Vevor pottery wheel full review, reaction to my first cheap pottery wheel
I test the Vevor "36cm" 450w pottery wheel from Amazon. Pleasantly surprised at what it can do but I have a few small concerns. Great for beginners but will it hold up in the studio?
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Testing a Budget Pottery Wheel
I saw the 36cm Vevor pottery wheel on Amazon a while ago and was intrigued by the $212 price tag. “Surely, this cheap pottery wheel won’t be able to perform as well as my full size wheel,” I thought to myself.
It cost way less than just about any other “normal” wheel that I was familiar with. But it looked a lot more like a real pottery wheel than those plastic kid’s wheels you get at Walmart that barely center clay.
I was in the market for a couple used / cheaply acquired pottery wheels for my studio. I didn’t need top of the line studio wheels but I needed something powerful enough to teach someone how to throw pottery. If you watch the video above you can see my reaction and full review for the 36cm Vevor Pottery Wheel.
Below you can find a summary and some notes about my experience so far.
Specifications for the 36cm Vevor Pottery Wheel
- 36cm wheel head (actually a little less than 35cm)
- 450w motor
- Forward and Reverse switch
- Includes foot pedal to control wheel speed
- Metal body and legs, aluminum wheel head
- 0-300 RPM listed speed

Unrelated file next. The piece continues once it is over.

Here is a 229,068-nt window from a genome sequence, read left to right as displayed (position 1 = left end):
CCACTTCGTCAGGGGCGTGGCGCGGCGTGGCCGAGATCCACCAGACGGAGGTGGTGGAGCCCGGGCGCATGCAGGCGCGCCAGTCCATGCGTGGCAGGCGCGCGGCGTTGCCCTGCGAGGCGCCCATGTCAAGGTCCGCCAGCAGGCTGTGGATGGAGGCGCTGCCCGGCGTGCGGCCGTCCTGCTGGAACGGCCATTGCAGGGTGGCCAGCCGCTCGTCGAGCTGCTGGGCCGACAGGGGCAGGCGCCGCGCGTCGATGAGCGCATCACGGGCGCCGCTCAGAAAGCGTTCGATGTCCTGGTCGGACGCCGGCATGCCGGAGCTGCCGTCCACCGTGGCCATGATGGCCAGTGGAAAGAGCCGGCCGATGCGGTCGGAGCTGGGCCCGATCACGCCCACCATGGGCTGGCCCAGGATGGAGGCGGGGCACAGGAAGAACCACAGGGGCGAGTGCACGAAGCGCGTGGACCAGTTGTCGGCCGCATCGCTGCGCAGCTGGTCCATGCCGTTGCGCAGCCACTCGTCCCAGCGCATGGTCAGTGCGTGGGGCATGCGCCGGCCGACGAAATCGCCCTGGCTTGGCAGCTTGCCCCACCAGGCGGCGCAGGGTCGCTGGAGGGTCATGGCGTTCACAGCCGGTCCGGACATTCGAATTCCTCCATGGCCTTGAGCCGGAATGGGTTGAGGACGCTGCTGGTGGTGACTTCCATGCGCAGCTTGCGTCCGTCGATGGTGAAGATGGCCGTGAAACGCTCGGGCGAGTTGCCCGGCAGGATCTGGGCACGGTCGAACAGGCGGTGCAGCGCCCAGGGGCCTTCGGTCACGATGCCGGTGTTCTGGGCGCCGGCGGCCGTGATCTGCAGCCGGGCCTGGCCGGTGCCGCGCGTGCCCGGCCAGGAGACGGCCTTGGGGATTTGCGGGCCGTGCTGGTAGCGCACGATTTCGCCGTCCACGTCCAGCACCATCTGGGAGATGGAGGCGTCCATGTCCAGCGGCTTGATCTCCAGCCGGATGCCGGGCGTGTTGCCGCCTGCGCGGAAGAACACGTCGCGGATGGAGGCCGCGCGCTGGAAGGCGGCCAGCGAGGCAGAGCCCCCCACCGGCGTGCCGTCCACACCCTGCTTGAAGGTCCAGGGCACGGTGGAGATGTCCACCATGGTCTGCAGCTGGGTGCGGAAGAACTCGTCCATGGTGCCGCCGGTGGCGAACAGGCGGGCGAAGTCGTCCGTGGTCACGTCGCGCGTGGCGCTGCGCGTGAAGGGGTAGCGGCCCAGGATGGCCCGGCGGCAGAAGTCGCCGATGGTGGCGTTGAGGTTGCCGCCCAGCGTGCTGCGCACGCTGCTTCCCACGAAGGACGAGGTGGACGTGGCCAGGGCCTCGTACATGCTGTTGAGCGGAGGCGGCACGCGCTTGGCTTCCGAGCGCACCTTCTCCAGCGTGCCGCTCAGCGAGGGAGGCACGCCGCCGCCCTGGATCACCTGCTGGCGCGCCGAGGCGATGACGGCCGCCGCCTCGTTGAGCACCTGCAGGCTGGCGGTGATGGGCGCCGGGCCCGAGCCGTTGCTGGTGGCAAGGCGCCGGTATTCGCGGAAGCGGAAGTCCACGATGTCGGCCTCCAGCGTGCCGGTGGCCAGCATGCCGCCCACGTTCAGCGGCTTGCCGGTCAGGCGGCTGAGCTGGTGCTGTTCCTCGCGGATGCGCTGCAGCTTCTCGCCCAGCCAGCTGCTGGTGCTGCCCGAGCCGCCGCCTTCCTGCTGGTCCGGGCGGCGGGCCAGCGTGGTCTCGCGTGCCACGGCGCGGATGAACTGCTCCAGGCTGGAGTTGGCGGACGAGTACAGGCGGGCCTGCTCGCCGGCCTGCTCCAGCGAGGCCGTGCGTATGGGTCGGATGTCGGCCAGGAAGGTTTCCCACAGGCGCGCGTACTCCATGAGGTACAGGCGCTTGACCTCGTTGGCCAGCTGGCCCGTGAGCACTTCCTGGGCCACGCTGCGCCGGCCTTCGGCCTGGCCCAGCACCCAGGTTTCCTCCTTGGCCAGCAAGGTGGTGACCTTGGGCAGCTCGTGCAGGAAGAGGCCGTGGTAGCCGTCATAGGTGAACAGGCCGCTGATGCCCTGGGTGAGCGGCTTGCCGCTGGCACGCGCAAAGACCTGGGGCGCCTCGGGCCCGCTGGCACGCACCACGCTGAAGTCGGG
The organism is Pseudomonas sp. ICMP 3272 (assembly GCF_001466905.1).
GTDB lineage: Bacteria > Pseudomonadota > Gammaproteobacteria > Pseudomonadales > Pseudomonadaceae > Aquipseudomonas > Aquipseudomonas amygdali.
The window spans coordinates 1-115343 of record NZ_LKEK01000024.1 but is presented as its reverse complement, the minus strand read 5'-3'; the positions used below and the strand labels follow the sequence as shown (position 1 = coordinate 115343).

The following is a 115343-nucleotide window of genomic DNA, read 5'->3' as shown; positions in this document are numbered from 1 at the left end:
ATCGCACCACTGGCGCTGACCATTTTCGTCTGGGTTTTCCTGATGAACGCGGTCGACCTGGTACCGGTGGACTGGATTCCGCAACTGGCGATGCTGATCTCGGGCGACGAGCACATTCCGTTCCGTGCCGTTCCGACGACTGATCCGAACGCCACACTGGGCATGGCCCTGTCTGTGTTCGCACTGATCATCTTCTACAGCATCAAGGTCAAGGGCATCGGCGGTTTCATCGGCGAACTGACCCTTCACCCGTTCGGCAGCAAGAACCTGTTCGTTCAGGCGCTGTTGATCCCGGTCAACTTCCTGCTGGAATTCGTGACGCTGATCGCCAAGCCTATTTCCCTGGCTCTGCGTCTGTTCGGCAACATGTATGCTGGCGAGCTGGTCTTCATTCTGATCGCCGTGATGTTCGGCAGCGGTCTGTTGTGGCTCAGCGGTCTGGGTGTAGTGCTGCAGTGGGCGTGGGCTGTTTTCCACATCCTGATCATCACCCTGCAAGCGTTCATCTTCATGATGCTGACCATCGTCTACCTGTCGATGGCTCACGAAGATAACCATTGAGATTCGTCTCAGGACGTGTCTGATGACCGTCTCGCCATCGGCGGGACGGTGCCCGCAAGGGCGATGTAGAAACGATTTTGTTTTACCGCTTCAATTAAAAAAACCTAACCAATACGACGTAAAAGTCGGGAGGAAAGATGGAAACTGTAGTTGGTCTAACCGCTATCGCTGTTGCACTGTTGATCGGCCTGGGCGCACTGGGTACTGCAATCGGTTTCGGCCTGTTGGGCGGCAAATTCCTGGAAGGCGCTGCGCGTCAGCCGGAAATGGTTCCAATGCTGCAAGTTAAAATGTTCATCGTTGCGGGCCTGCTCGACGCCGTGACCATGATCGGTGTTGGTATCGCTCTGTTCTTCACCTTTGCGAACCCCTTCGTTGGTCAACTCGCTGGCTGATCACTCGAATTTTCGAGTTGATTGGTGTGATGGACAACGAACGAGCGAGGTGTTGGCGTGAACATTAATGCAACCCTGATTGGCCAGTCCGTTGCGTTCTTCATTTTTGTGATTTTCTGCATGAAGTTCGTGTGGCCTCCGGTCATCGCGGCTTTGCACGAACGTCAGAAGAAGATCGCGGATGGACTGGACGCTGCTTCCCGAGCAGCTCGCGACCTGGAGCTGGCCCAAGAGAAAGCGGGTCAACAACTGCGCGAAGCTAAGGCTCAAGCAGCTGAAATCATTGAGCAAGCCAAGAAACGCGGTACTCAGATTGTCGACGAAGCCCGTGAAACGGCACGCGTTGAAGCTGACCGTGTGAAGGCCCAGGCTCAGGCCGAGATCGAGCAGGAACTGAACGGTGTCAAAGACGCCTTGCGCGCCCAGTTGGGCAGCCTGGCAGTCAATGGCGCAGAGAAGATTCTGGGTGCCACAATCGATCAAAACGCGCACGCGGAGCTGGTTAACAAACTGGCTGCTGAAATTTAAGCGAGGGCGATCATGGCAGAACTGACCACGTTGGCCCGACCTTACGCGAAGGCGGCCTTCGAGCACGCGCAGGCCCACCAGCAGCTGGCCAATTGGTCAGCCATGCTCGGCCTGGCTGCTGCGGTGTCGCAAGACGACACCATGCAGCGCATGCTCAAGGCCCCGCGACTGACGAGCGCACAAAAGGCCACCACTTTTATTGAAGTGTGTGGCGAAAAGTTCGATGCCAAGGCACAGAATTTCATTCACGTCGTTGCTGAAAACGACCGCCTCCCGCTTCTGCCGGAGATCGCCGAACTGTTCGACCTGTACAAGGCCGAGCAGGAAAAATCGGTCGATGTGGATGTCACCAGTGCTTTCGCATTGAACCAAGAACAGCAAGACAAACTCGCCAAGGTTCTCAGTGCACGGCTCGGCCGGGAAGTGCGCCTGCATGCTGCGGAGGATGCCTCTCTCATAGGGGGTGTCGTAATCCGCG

- No holes or bat pins included
This is the biggest pottery wheel made by Vevor. There is now an updated version of this wheel available with similar specs. All the other Vevor pottery wheels that I’ve seen on Amazon.com are smaller, have a smaller wheel head and only a 350w motor but also cost less.
What I Like
- Great price (compared to typical wheels by Brent, Speedball, Shimpo, etc.)
- Good size (smaller, easier to move than more standard sized wheels)
- Pedal offers good speed control
- Successfully centered 6 pounds of clay
Issues and Concerns
- Short (would be at an uncomfortable height for most adults unless modified)
- Quality control (grease or oil stain on underside by motor, metal work on body has a few flaws)
- Pedal is mostly plastic (slips around on floor, how long will plastic gears last?)
- Wheel speed slows down some while centering more than a few pounds of clay
Additional Thoughts and Modifications
As mentioned, the wheel is a little short. Much shorter than how I normally throw. So I made a little dolly / cart with some wood scraps and 3 caster wheels. This adds about 4 inches of height and makes the wheel really easy to move around. Now I can store it under a table and wheel it out when someone needs it.
Rubber Pad for the Foot Pedal
The first thing on my to-do list is to get a rubber or foam mat for the foot pedal. It slides all over the concrete floor when I try to use it. I’ll probably try shelf liner foam first and see how that works. If that is too slippery when it gets dusty I may try rubber feet.
Adding bat pins is the second thing on my to-do list.
I don’t like the grooves on the wheel head. They are enough to leave what feels like blisters on some of my fingers and make wiring a pot off the wheel a little less smooth. Even if there weren’t any little grooves I would add bat pins for the convenience of using bats.
Overall, I was impressed with how well this cheap Vevor pottery wheel performed. If it can last a few years I would consider it a good value. I think it will fit into my studio nicely as a beginner pottery wheel. It would make a good gift for a beginner potter or a first wheel to start a home studio.
I plan to order the updated version with adjustable legs and see if it performs just as well.
Related: Get yourself some pottery supplies to go with a vevor pottery wheel!